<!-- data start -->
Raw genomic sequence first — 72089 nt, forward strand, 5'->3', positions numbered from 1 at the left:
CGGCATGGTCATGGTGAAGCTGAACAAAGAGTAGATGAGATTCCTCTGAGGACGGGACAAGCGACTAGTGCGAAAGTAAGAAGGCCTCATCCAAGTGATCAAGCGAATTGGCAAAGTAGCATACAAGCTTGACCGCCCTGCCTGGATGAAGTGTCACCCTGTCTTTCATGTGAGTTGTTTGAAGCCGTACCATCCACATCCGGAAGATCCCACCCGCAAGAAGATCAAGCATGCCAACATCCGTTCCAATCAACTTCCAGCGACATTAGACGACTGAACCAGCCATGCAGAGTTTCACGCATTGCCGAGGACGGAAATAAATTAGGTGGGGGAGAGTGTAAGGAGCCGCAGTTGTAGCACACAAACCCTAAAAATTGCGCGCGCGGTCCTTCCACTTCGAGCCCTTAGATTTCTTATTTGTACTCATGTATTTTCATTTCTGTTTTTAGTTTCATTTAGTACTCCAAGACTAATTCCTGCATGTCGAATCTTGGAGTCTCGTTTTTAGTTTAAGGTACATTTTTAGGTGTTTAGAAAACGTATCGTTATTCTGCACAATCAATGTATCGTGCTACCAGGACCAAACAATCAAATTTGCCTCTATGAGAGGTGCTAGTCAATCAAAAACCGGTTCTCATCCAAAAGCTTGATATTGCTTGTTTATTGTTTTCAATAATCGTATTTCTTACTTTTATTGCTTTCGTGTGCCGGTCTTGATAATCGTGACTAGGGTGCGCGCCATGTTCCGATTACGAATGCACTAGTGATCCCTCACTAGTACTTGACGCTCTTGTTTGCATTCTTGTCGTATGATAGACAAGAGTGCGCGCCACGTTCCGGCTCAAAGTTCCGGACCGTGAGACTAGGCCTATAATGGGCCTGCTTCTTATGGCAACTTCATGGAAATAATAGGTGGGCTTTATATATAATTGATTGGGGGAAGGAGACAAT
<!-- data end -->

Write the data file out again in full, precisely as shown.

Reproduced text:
Raw genomic sequence first — 72089 nt, forward strand, 5'->3', positions numbered from 1 at the left:
CGGCATGGTCATGGTGAAGCTGAACAAAGAGTAGATGAGATTCCTCTGAGGACGGGACAAGCGACTAGTGCGAAAGTAAGAAGGCCTCATCCAAGTGATCAAGCGAATTGGCAAAGTAGCATACAAGCTTGACCGCCCTGCCTGGATGAAGTGTCACCCTGTCTTTCATGTGAGTTGTTTGAAGCCGTACCATCCACATCCGGAAGATCCCACCCGCAAGAAGATCAAGCATGCCAACATCCGTTCCAATCAACTTCCAGCGACATTAGACGACTGAACCAGCCATGCAGAGTTTCACGCATTGCCGAGGACGGAAATAAATTAGGTGGGGGAGAGTGTAAGGAGCCGCAGTTGTAGCACACAAACCCTAAAAATTGCGCGCGCGGTCCTTCCACTTCGAGCCCTTAGATTTCTTATTTGTACTCATGTATTTTCATTTCTGTTTTTAGTTTCATTTAGTACTCCAAGACTAATTCCTGCATGTCGAATCTTGGAGTCTCGTTTTTAGTTTAAGGTACATTTTTAGGTGTTTAGAAAACGTATCGTTATTCTGCACAATCAATGTATCGTGCTACCAGGACCAAACAATCAAATTTGCCTCTATGAGAGGTGCTAGTCAATCAAAAACCGGTTCTCATCCAAAAGCTTGATATTGCTTGTTTATTGTTTTCAATAATCGTATTTCTTACTTTTATTGCTTTCGTGTGCCGGTCTTGATAATCGTGACTAGGGTGCGCGCCATGTTCCGATTACGAATGCACTAGTGATCCCTCACTAGTACTTGACGCTCTTGTTTGCATTCTTGTCGTATGATAGACAAGAGTGCGCGCCACGTTCCGGCTCAAAGTTCCGGACCGTGAGACTAGGCCTATAATGGGCCTGCTTCTTATGGCAACTTCATGGAAATAATAGGTGGGCTTTATATATAATTGATTGGGGGAAGGAGACAAT